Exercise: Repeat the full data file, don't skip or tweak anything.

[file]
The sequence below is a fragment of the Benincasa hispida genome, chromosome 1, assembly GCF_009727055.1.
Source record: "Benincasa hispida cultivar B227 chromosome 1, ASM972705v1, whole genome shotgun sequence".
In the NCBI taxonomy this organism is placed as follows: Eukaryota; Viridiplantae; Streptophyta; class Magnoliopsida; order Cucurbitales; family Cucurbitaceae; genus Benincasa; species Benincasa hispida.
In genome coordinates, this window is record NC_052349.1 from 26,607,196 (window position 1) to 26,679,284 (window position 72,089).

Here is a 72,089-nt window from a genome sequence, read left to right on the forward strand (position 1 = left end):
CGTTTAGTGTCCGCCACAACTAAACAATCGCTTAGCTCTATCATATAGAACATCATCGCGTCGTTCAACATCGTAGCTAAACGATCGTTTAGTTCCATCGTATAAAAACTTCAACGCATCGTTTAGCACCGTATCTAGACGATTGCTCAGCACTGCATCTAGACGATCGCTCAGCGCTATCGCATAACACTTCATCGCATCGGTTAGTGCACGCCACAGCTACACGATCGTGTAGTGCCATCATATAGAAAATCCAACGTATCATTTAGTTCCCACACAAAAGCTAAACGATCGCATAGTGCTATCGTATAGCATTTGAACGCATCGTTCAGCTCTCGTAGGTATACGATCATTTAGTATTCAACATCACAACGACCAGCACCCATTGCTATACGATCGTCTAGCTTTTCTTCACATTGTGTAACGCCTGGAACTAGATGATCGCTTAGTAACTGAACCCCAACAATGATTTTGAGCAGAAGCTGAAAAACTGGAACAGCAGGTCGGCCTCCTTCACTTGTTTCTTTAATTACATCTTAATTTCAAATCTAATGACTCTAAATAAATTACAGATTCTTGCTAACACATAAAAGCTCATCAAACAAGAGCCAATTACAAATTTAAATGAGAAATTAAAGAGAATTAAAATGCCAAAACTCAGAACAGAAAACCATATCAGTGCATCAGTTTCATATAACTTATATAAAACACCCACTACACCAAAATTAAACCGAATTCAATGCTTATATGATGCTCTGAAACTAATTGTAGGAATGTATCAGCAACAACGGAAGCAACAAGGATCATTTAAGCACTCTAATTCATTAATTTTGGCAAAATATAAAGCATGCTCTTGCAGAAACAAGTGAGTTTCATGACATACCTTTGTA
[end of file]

The sequence below is a fragment of the Benincasa hispida genome, chromosome 1, assembly GCF_009727055.1.
Source record: "Benincasa hispida cultivar B227 chromosome 1, ASM972705v1, whole genome shotgun sequence".
In the NCBI taxonomy this organism is placed as follows: Eukaryota; Viridiplantae; Streptophyta; class Magnoliopsida; order Cucurbitales; family Cucurbitaceae; genus Benincasa; species Benincasa hispida.
In genome coordinates, this window is record NC_052349.1 from 26,607,196 (window position 1) to 26,679,284 (window position 72,089).

Here is a 72,089-nt window from a genome sequence, read left to right on the forward strand (position 1 = left end):
CGTTTAGTGTCCGCCACAACTAAACAATCGCTTAGCTCTATCATATAGAACATCATCGCGTCGTTCAACATCGTAGCTAAACGATCGTTTAGTTCCATCGTATAAAAACTTCAACGCATCGTTTAGCACCGTATCTAGACGATTGCTCAGCACTGCATCTAGACGATCGCTCAGCGCTATCGCATAACACTTCATCGCATCGGTTAGTGCACGCCACAGCTACACGATCGTGTAGTGCCATCATATAGAAAATCCAACGTATCATTTAGTTCCCACACAAAAGCTAAACGATCGCATAGTGCTATCGTATAGCATTTGAACGCATCGTTCAGCTCTCGTAGGTATACGATCATTTAGTATTCAACATCACAACGACCAGCACCCATTGCTATACGATCGTCTAGCTTTTCTTCACATTGTGTAACGCCTGGAACTAGATGATCGCTTAGTAACTGAACCCCAACAATGATTTTGAGCAGAAGCTGAAAAACTGGAACAGCAGGTCGGCCTCCTTCACTTGTTTCTTTAATTACATCTTAATTTCAAATCTAATGACTCTAAATAAATTACAGATTCTTGCTAACACATAAAAGCTCATCAAACAAGAGCCAATTACAAATTTAAATGAGAAATTAAAGAGAATTAAAATGCCAAAACTCAGAACAGAAAACCATATCAGTGCATCAGTTTCATATAACTTATATAAAACACCCACTACACCAAAATTAAACCGAATTCAATGCTTATATGATGCTCTGAAACTAATTGTAGGAATGTATCAGCAACAACGGAAGCAACAAGGATCATTTAAGCACTCTAATTCATTAATTTTGGCAAAATATAAAGCATGCTCTTGCAGAAACAAGTGAGTTTCATGACATACCTTTGTA